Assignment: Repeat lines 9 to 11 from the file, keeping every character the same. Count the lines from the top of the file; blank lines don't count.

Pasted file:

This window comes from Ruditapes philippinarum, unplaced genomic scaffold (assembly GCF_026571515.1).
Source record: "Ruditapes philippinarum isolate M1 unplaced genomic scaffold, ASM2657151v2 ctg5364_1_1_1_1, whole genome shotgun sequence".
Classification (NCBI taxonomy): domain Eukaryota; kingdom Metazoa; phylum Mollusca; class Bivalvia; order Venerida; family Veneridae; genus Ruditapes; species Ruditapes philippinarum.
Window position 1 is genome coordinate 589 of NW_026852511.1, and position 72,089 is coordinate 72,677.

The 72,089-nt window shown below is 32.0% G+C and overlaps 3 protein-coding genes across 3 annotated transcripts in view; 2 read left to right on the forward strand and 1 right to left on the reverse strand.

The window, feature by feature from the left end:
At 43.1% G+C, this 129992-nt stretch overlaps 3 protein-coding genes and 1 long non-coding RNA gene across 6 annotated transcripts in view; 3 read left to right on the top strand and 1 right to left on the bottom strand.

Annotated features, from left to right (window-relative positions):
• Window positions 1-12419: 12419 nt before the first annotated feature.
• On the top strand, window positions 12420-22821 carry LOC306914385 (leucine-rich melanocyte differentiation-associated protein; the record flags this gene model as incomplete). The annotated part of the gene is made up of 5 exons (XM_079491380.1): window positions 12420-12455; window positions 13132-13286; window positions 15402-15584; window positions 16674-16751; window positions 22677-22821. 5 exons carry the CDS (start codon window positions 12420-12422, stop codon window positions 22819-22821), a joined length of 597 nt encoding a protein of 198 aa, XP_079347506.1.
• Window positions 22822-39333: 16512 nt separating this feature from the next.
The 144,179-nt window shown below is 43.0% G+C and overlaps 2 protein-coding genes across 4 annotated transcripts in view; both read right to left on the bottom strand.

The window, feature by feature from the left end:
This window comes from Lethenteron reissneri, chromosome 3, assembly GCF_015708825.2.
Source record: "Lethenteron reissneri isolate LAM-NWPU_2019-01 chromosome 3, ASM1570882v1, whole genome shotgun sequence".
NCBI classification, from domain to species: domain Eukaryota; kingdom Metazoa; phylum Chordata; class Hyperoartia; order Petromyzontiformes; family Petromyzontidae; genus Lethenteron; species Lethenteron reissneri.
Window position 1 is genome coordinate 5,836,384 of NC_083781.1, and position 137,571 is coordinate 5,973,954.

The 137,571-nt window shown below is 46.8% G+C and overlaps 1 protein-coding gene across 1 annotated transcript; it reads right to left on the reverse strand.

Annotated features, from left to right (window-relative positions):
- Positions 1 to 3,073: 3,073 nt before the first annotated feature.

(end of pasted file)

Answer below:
• Window positions 1-12419: 12419 nt before the first annotated feature.
• On the top strand, window positions 12420-22821 carry LOC306914385 (leucine-rich melanocyte differentiation-associated protein; the record flags this gene model as incomplete). The annotated part of the gene is made up of 5 exons (XM_079491380.1): window positions 12420-12455; window positions 13132-13286; window positions 15402-15584; window positions 16674-16751; window positions 22677-22821. 5 exons carry the CDS (start codon window positions 12420-12422, stop codon window positions 22819-22821), a joined length of 597 nt encoding a protein of 198 aa, XP_079347506.1.
• Window positions 22822-39333: 16512 nt separating this feature from the next.